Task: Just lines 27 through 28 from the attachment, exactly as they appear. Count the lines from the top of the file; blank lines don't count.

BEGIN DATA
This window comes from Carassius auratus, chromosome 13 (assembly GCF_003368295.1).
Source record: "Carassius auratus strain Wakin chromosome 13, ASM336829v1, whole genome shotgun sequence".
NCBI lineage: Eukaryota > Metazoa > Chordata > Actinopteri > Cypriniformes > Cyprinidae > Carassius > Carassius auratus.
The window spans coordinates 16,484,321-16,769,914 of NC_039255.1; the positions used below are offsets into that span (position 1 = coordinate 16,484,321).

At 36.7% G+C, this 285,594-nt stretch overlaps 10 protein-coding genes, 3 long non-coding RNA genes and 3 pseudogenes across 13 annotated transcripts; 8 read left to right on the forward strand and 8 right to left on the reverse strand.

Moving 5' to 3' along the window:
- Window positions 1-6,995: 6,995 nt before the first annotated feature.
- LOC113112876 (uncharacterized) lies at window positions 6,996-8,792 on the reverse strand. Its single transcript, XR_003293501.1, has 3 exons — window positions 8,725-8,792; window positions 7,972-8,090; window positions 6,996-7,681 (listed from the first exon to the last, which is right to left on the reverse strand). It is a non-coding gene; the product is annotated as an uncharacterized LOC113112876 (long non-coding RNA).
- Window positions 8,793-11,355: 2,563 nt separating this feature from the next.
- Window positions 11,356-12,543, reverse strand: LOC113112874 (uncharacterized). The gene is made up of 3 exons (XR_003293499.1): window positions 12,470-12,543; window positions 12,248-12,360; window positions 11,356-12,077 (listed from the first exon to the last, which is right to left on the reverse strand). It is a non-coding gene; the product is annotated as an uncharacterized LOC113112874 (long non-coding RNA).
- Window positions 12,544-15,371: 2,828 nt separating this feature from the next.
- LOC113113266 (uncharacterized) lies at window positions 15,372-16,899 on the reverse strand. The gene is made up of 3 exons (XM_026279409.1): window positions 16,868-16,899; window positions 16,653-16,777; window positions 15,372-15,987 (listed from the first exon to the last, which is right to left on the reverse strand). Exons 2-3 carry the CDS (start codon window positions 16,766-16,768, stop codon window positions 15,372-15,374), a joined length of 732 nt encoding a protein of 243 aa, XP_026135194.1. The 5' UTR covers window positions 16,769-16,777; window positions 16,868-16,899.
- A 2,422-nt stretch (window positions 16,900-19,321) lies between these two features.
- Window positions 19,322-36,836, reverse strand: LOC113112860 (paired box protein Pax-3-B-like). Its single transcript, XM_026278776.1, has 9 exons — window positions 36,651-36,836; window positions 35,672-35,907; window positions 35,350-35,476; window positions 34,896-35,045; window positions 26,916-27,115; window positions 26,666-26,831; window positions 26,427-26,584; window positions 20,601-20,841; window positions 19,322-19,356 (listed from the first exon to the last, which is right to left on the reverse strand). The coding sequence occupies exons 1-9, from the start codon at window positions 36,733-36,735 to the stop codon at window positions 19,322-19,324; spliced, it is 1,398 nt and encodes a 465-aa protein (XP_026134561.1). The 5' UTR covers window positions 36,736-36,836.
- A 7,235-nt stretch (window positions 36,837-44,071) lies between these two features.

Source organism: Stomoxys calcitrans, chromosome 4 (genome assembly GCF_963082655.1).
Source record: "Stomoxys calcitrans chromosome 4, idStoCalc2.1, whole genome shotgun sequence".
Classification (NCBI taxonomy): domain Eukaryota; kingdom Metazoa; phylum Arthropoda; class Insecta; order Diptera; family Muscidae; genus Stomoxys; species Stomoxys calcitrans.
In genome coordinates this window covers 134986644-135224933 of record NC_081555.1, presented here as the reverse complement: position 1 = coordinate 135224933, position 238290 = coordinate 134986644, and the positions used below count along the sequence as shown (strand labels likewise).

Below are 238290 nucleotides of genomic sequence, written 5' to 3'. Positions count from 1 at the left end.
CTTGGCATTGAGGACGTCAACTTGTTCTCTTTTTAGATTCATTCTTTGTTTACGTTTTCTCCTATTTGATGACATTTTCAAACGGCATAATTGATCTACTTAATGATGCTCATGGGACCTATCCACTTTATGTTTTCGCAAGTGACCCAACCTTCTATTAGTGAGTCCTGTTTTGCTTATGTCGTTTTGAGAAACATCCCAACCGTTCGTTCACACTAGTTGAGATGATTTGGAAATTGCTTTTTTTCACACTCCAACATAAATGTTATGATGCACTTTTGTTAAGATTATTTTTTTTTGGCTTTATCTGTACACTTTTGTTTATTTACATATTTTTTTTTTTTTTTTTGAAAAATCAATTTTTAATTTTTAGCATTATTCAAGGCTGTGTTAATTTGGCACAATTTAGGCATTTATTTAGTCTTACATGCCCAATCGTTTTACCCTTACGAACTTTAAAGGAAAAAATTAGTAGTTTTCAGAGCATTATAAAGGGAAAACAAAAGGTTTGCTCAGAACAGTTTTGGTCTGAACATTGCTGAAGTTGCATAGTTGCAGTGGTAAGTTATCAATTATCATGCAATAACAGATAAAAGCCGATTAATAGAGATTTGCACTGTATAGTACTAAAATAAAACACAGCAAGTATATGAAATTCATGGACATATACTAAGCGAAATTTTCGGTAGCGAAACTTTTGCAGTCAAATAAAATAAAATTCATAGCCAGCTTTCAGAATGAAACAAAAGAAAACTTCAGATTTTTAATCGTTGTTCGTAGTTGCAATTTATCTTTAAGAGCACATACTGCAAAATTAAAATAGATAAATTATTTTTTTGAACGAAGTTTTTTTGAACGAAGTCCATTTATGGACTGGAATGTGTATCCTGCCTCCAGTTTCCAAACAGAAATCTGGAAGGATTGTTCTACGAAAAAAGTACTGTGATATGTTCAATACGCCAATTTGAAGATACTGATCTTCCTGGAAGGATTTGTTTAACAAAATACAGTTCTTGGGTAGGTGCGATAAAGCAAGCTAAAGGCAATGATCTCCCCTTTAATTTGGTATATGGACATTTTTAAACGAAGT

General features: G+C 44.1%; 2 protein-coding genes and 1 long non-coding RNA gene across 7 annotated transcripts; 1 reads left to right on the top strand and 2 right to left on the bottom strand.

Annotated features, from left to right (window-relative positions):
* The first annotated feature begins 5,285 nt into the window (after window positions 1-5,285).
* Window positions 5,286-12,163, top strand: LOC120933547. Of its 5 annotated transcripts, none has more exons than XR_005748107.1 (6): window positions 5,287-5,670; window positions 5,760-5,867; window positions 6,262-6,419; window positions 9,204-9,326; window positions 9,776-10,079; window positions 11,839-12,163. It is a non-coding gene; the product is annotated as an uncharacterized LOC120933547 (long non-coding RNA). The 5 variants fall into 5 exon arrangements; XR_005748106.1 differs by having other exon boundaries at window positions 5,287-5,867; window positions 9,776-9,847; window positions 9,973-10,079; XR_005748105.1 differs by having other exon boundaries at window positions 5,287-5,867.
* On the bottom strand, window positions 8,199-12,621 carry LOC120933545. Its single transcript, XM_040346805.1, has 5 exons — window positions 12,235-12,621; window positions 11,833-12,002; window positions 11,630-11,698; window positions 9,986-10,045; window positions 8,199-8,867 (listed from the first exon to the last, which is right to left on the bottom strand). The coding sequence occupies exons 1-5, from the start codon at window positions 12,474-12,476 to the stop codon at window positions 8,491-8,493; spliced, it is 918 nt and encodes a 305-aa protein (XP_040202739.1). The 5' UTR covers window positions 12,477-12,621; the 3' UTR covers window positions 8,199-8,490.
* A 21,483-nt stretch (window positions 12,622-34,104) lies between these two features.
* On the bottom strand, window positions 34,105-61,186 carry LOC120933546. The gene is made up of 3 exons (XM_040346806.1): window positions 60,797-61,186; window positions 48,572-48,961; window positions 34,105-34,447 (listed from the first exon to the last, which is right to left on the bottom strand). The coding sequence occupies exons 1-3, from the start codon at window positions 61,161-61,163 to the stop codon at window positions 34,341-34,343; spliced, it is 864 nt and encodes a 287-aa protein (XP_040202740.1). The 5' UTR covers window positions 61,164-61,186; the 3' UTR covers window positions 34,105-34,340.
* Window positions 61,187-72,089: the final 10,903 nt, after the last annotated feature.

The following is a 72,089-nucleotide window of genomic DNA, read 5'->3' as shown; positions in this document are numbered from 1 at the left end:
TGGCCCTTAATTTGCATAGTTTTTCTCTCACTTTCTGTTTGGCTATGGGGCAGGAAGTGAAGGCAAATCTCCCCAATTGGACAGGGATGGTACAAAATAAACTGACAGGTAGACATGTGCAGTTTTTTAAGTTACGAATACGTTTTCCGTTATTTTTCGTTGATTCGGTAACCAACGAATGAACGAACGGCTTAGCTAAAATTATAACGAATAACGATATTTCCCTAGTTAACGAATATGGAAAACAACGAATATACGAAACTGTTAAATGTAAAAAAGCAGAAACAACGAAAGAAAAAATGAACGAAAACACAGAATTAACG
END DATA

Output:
* A 21,483-nt stretch (window positions 12,622-34,104) lies between these two features.
* On the bottom strand, window positions 34,105-61,186 carry LOC120933546. The gene is made up of 3 exons (XM_040346806.1): window positions 60,797-61,186; window positions 48,572-48,961; window positions 34,105-34,447 (listed from the first exon to the last, which is right to left on the bottom strand). The coding sequence occupies exons 1-3, from the start codon at window positions 61,161-61,163 to the stop codon at window positions 34,341-34,343; spliced, it is 864 nt and encodes a 287-aa protein (XP_040202740.1). The 5' UTR covers window positions 61,164-61,186; the 3' UTR covers window positions 34,105-34,340.